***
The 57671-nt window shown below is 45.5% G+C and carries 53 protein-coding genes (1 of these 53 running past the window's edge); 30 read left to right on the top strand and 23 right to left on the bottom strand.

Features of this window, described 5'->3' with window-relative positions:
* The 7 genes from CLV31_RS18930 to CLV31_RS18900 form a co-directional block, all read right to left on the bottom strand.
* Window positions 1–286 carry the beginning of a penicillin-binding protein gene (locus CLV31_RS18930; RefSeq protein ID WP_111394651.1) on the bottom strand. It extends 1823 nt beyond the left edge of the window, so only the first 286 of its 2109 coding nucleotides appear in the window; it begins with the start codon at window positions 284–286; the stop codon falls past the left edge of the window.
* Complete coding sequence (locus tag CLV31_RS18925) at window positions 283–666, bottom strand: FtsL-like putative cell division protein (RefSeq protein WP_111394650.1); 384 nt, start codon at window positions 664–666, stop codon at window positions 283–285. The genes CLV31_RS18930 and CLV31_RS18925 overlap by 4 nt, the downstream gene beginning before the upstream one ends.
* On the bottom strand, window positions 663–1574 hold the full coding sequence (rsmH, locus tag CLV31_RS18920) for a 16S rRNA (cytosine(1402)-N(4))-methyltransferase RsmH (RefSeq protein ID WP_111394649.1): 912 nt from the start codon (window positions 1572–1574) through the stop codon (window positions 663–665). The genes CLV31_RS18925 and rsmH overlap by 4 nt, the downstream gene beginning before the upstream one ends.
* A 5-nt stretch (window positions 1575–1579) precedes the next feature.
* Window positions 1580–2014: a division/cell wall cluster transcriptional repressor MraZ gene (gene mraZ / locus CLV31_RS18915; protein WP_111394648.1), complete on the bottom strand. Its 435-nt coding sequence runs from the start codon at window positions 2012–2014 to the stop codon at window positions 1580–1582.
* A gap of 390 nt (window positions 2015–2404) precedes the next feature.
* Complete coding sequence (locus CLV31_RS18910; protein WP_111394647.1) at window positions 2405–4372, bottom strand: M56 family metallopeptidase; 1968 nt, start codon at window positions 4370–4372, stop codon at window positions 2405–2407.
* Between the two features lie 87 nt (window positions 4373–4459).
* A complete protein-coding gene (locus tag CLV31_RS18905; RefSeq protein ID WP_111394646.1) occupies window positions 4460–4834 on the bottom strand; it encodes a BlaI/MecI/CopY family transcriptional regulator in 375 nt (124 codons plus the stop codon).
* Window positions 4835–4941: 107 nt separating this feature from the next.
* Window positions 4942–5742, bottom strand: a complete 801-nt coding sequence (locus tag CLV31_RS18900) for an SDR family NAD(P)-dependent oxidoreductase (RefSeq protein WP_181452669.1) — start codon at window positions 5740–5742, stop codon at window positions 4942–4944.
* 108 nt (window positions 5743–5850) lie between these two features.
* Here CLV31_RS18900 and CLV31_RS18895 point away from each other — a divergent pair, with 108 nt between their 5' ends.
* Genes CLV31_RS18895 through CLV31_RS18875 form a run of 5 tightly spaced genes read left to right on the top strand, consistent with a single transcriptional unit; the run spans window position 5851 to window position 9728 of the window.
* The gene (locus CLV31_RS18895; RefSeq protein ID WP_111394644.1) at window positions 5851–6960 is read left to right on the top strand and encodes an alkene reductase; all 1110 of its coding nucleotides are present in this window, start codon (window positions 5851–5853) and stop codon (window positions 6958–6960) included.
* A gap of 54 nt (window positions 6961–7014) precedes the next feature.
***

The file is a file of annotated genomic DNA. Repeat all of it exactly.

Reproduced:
The 57671-nt window shown below is 45.5% G+C and carries 53 protein-coding genes (1 of these 53 running past the window's edge); 30 read left to right on the top strand and 23 right to left on the bottom strand.

Features of this window, described 5'->3' with window-relative positions:
* The 7 genes from CLV31_RS18930 to CLV31_RS18900 form a co-directional block, all read right to left on the bottom strand.
* Window positions 1–286 carry the beginning of a penicillin-binding protein gene (locus CLV31_RS18930; RefSeq protein ID WP_111394651.1) on the bottom strand. It extends 1823 nt beyond the left edge of the window, so only the first 286 of its 2109 coding nucleotides appear in the window; it begins with the start codon at window positions 284–286; the stop codon falls past the left edge of the window.
* Complete coding sequence (locus tag CLV31_RS18925) at window positions 283–666, bottom strand: FtsL-like putative cell division protein (RefSeq protein WP_111394650.1); 384 nt, start codon at window positions 664–666, stop codon at window positions 283–285. The genes CLV31_RS18930 and CLV31_RS18925 overlap by 4 nt, the downstream gene beginning before the upstream one ends.
* On the bottom strand, window positions 663–1574 hold the full coding sequence (rsmH, locus tag CLV31_RS18920) for a 16S rRNA (cytosine(1402)-N(4))-methyltransferase RsmH (RefSeq protein ID WP_111394649.1): 912 nt from the start codon (window positions 1572–1574) through the stop codon (window positions 663–665). The genes CLV31_RS18925 and rsmH overlap by 4 nt, the downstream gene beginning before the upstream one ends.
* A 5-nt stretch (window positions 1575–1579) precedes the next feature.
* Window positions 1580–2014: a division/cell wall cluster transcriptional repressor MraZ gene (gene mraZ / locus CLV31_RS18915; protein WP_111394648.1), complete on the bottom strand. Its 435-nt coding sequence runs from the start codon at window positions 2012–2014 to the stop codon at window positions 1580–1582.
* A gap of 390 nt (window positions 2015–2404) precedes the next feature.
* Complete coding sequence (locus CLV31_RS18910; protein WP_111394647.1) at window positions 2405–4372, bottom strand: M56 family metallopeptidase; 1968 nt, start codon at window positions 4370–4372, stop codon at window positions 2405–2407.
* Between the two features lie 87 nt (window positions 4373–4459).
* A complete protein-coding gene (locus tag CLV31_RS18905; RefSeq protein ID WP_111394646.1) occupies window positions 4460–4834 on the bottom strand; it encodes a BlaI/MecI/CopY family transcriptional regulator in 375 nt (124 codons plus the stop codon).
* Window positions 4835–4941: 107 nt separating this feature from the next.
* Window positions 4942–5742, bottom strand: a complete 801-nt coding sequence (locus tag CLV31_RS18900) for an SDR family NAD(P)-dependent oxidoreductase (RefSeq protein WP_181452669.1) — start codon at window positions 5740–5742, stop codon at window positions 4942–4944.
* 108 nt (window positions 5743–5850) lie between these two features.
* Here CLV31_RS18900 and CLV31_RS18895 point away from each other — a divergent pair, with 108 nt between their 5' ends.
* Genes CLV31_RS18895 through CLV31_RS18875 form a run of 5 tightly spaced genes read left to right on the top strand, consistent with a single transcriptional unit; the run spans window position 5851 to window position 9728 of the window.
* The gene (locus CLV31_RS18895; RefSeq protein ID WP_111394644.1) at window positions 5851–6960 is read left to right on the top strand and encodes an alkene reductase; all 1110 of its coding nucleotides are present in this window, start codon (window positions 5851–5853) and stop codon (window positions 6958–6960) included.
* A gap of 54 nt (window positions 6961–7014) precedes the next feature.